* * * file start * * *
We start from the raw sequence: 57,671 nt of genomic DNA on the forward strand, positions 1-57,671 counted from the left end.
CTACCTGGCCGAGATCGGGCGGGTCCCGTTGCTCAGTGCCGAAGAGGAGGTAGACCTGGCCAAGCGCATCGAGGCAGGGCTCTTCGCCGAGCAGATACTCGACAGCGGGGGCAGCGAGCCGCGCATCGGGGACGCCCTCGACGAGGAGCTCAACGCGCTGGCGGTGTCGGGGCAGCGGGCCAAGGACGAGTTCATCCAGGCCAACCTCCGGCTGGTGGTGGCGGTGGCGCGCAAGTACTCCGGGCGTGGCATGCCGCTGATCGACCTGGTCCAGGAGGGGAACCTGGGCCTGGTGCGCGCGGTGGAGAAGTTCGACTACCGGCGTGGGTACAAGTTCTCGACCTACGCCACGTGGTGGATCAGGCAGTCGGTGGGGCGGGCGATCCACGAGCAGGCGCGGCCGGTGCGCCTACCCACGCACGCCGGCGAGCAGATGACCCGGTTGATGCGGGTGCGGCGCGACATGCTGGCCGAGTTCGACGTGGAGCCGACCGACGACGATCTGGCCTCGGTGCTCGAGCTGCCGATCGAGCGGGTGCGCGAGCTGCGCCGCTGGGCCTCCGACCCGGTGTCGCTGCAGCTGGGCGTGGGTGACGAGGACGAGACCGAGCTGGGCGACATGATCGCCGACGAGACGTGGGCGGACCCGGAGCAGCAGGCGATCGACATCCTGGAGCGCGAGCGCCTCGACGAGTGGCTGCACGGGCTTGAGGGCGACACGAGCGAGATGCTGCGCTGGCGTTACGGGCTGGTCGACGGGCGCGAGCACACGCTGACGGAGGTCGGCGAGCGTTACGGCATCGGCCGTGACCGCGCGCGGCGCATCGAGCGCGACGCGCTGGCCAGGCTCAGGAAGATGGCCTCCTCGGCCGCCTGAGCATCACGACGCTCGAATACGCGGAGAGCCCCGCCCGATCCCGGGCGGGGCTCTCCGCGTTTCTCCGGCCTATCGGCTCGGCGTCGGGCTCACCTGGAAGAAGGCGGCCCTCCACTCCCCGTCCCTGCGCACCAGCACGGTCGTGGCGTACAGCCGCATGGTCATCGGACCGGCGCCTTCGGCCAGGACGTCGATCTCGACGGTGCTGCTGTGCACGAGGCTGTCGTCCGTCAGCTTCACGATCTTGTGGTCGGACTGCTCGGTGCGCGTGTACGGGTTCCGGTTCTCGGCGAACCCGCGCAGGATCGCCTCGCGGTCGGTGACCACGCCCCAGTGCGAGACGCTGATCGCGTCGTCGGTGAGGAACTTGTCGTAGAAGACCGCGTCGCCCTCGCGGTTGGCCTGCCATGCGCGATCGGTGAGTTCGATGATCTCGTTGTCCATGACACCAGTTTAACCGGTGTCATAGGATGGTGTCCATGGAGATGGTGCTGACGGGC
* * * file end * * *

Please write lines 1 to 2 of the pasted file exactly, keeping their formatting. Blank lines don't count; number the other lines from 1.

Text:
We start from the raw sequence: 57,671 nt of genomic DNA on the forward strand, positions 1-57,671 counted from the left end.
CTACCTGGCCGAGATCGGGCGGGTCCCGTTGCTCAGTGCCGAAGAGGAGGTAGACCTGGCCAAGCGCATCGAGGCAGGGCTCTTCGCCGAGCAGATACTCGACAGCGGGGGCAGCGAGCCGCGCATCGGGGACGCCCTCGACGAGGAGCTCAACGCGCTGGCGGTGTCGGGGCAGCGGGCCAAGGACGAGTTCATCCAGGCCAACCTCCGGCTGGTGGTGGCGGTGGCGCGCAAGTACTCCGGGCGTGGCATGCCGCTGATCGACCTGGTCCAGGAGGGGAACCTGGGCCTGGTGCGCGCGGTGGAGAAGTTCGACTACCGGCGTGGGTACAAGTTCTCGACCTACGCCACGTGGTGGATCAGGCAGTCGGTGGGGCGGGCGATCCACGAGCAGGCGCGGCCGGTGCGCCTACCCACGCACGCCGGCGAGCAGATGACCCGGTTGATGCGGGTGCGGCGCGACATGCTGGCCGAGTTCGACGTGGAGCCGACCGACGACGATCTGGCCTCGGTGCTCGAGCTGCCGATCGAGCGGGTGCGCGAGCTGCGCCGCTGGGCCTCCGACCCGGTGTCGCTGCAGCTGGGCGTGGGTGACGAGGACGAGACCGAGCTGGGCGACATGATCGCCGACGAGACGTGGGCGGACCCGGAGCAGCAGGCGATCGACATCCTGGAGCGCGAGCGCCTCGACGAGTGGCTGCACGGGCTTGAGGGCGACACGAGCGAGATGCTGCGCTGGCGTTACGGGCTGGTCGACGGGCGCGAGCACACGCTGACGGAGGTCGGCGAGCGTTACGGCATCGGCCGTGACCGCGCGCGGCGCATCGAGCGCGACGCGCTGGCCAGGCTCAGGAAGATGGCCTCCTCGGCCGCCTGAGCATCACGACGCTCGAATACGCGGAGAGCCCCGCCCGATCCCGGGCGGGGCTCTCCGCGTTTCTCCGGCCTATCGGCTCGGCGTCGGGCTCACCTGGAAGAAGGCGGCCCTCCACTCCCCGTCCCTGCGCACCAGCACGGTCGTGGCGTACAGCCGCATGGTCATCGGACCGGCGCCTTCGGCCAGGACGTCGATCTCGACGGTGCTGCTGTGCACGAGGCTGTCGTCCGTCAGCTTCACGATCTTGTGGTCGGACTGCTCGGTGCGCGTGTACGGGTTCCGGTTCTCGGCGAACCCGCGCAGGATCGCCTCGCGGTCGGTGACCACGCCCCAGTGCGAGACGCTGATCGCGTCGTCGGTGAGGAACTTGTCGTAGAAGACCGCGTCGCCCTCGCGGTTGGCCTGCCATGCGCGATCGGTGAGTTCGATGATCTCGTTGTCCATGACACCAGTTTAACCGGTGTCATAGGATGGTGTCCATGGAGATGGTGCTGACGGGC